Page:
Late last year Google announced that they were acquiring Fitbit which got us all hot and bothered given we have all been looking for a Wear OS saviour for a long time. Potentially Fitbit could be the saviour given the amount of IP and experience within the Fitbit organisation. Now it seems that the acquisition is on shaky grounds with the EU set to launch an investigation into Google’s purchase.
The EU Commission has released a statement that they have “opened an in-depth investigation to assess the proposed acquisition of Fitbit by Google under the EU Merger Regulation”. The Commission, which has had some major victories over the years, is concerned that the acquisition would give Google far too much advantage over what they already have in the online advertising markets. It suspects this would occur due to Google having access to even more data on folks.
“The use of wearable devices by European consumers is expected to grow significantly in the coming years. This will go hand in hand with an exponential growth of data generated through these devices. This data provides key insights about the life and the health situation of the users of these devices. Our investigation aims to ensure that control by Google over data collected through wearable devices as a result of the transaction does not distort competition.”Margrethe Vestager, Executive VP
The investigation by the EU commission will look into the:
- The effects of the transaction to determine whether its initial competition concerns regarding the online advertising markets are confirmed.
- The effects of the combination of Fitbit’s and Google’s databases and capabilities in the digital healthcare sector, which is still at a nascent stage in Europe
- Whether Google would have the ability and incentive to degrade the interoperability of rivals’ wearables with Google’s Android operating system for smartphones once it owns Fitbit.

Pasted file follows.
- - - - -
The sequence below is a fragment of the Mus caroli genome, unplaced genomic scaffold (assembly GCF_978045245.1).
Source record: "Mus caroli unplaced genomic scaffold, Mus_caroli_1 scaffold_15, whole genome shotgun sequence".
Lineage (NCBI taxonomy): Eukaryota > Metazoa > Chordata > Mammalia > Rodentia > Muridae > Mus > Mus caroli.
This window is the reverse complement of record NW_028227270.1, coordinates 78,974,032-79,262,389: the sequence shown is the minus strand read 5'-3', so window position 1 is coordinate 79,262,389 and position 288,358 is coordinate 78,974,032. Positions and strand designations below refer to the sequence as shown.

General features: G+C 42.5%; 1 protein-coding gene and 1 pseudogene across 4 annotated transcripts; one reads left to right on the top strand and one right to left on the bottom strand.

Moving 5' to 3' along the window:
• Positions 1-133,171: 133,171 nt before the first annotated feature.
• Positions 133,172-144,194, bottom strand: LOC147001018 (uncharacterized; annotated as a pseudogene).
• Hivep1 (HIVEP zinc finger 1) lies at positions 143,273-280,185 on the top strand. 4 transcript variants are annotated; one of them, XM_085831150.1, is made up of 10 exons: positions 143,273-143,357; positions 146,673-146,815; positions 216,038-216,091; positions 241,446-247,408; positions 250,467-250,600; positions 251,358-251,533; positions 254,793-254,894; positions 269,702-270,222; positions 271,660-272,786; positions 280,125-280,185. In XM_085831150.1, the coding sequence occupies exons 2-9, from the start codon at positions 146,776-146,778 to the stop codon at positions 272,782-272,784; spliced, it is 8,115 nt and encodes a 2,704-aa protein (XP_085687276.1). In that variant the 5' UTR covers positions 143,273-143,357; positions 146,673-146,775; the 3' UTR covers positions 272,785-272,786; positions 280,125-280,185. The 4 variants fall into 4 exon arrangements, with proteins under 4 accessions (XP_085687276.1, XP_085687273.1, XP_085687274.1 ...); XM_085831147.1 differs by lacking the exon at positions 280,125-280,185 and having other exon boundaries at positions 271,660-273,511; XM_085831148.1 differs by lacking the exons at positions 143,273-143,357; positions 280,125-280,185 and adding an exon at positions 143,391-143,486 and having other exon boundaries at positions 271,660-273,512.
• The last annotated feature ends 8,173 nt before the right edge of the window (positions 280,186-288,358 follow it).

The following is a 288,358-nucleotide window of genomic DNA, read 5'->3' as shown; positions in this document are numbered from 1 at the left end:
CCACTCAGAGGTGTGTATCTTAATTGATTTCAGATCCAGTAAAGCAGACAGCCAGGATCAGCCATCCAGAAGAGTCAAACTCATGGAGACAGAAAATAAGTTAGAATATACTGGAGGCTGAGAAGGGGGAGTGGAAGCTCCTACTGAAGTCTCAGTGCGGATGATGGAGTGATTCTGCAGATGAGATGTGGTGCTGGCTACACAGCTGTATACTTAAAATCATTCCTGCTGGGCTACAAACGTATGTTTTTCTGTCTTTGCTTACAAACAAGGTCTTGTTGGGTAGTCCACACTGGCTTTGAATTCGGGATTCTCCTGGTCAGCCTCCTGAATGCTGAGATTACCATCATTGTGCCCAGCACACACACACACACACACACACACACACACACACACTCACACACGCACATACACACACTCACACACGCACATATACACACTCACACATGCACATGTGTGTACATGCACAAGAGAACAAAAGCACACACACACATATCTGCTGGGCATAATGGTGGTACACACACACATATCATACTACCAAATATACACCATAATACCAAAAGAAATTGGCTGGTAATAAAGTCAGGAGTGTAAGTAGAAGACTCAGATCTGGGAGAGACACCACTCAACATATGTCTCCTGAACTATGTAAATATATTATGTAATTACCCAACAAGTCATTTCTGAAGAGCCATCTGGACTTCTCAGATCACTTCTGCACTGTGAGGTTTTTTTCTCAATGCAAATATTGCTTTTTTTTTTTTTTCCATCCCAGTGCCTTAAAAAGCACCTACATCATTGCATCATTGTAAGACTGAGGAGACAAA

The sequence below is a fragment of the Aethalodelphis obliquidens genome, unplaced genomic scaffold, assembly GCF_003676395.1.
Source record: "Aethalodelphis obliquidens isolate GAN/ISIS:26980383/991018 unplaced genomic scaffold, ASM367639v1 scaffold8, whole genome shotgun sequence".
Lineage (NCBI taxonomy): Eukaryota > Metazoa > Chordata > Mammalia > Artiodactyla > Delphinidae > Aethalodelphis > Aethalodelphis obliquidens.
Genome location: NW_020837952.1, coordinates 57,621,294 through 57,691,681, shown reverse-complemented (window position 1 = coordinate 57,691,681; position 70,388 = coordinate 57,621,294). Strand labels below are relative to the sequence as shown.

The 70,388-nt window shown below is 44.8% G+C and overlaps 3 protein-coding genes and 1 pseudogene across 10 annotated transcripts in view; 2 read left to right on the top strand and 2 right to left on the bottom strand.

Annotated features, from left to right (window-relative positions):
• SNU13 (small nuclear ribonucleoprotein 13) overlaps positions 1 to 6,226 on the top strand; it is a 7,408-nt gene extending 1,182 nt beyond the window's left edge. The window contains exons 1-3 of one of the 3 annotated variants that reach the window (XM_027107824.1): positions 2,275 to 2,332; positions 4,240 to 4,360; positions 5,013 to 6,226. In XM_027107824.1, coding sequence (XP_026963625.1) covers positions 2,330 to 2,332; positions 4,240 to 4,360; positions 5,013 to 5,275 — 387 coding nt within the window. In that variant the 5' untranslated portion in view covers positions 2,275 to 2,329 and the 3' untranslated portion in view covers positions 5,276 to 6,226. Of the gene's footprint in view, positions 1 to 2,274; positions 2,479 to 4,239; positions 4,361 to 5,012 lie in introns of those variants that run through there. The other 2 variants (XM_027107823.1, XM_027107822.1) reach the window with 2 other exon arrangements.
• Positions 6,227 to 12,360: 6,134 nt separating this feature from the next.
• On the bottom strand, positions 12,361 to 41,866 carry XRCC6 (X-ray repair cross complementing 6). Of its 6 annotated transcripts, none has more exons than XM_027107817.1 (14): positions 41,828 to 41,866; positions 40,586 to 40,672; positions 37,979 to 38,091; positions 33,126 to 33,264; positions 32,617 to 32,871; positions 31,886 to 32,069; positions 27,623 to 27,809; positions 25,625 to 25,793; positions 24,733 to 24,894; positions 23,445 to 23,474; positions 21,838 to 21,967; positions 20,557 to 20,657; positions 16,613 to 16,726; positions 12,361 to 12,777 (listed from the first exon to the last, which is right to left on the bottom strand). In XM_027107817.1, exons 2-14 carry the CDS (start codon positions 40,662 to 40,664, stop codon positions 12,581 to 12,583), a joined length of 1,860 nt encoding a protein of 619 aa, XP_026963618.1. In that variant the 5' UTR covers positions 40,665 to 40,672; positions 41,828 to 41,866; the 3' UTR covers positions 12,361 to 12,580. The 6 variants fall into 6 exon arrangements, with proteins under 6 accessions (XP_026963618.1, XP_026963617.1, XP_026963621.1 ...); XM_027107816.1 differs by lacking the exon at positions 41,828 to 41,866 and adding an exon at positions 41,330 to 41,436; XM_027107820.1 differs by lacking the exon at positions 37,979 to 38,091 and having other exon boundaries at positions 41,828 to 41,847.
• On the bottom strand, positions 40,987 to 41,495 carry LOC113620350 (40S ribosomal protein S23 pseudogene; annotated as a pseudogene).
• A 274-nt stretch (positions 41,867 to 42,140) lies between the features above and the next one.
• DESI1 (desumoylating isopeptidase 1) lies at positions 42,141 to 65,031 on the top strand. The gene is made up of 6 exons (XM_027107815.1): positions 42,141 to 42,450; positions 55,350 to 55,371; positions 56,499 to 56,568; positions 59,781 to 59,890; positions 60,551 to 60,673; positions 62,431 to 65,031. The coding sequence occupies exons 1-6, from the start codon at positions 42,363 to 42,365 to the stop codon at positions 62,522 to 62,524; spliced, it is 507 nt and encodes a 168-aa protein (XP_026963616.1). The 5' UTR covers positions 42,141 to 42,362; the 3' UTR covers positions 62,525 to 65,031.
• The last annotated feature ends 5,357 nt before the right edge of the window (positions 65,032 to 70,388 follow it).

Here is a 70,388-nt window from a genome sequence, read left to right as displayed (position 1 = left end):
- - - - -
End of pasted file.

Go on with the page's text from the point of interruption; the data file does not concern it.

Google have already made some concessions in the early investigations with a commitment to the silo-ing of data away from Google’s advertising program. The problem the Commission had with this proposal by Google is that they thought that it did not cover all the data that Google would access as a result of the transaction of Fitbit.
Google has responded to the Commission’s statement with a statement of their own with Rick Osterloh, Senior VP of Devices and Service, saying that they so not currently sell any smartwatches or fitness trackers and that the acquisition will only increase competition in the sector. For them the deal is about devices and making their own foray into the wearable market and not about data.
This deal is about devices, not data.
Mr Osterloh reiterated that they will “not use Fitbit health and wellness data for Google ads” and that the offer they made to the Commission regarding the data would be legally binding. Fitbit users would also have the option to review, move or delete the data that is acquired on them. Google are hopeful that they can work with the EU Commission to find an approach that is acceptable to the Commission and to the consumers.
The EU Commission has 90 days (until December 2020) to make a final decision on the acquisition and the fact that they have opened an in-depth inquiry does not mean that they have already made their minds up about the final result.
Let’s hope that the EU Commission is able to work this out with Google and come to a solution that everyone is happy with. We all thought this acquisition of Fitbit by Google could lead to a Pixel Watch, something that has been rumoured for years now. Hopefully it is given a chance to come to fruition.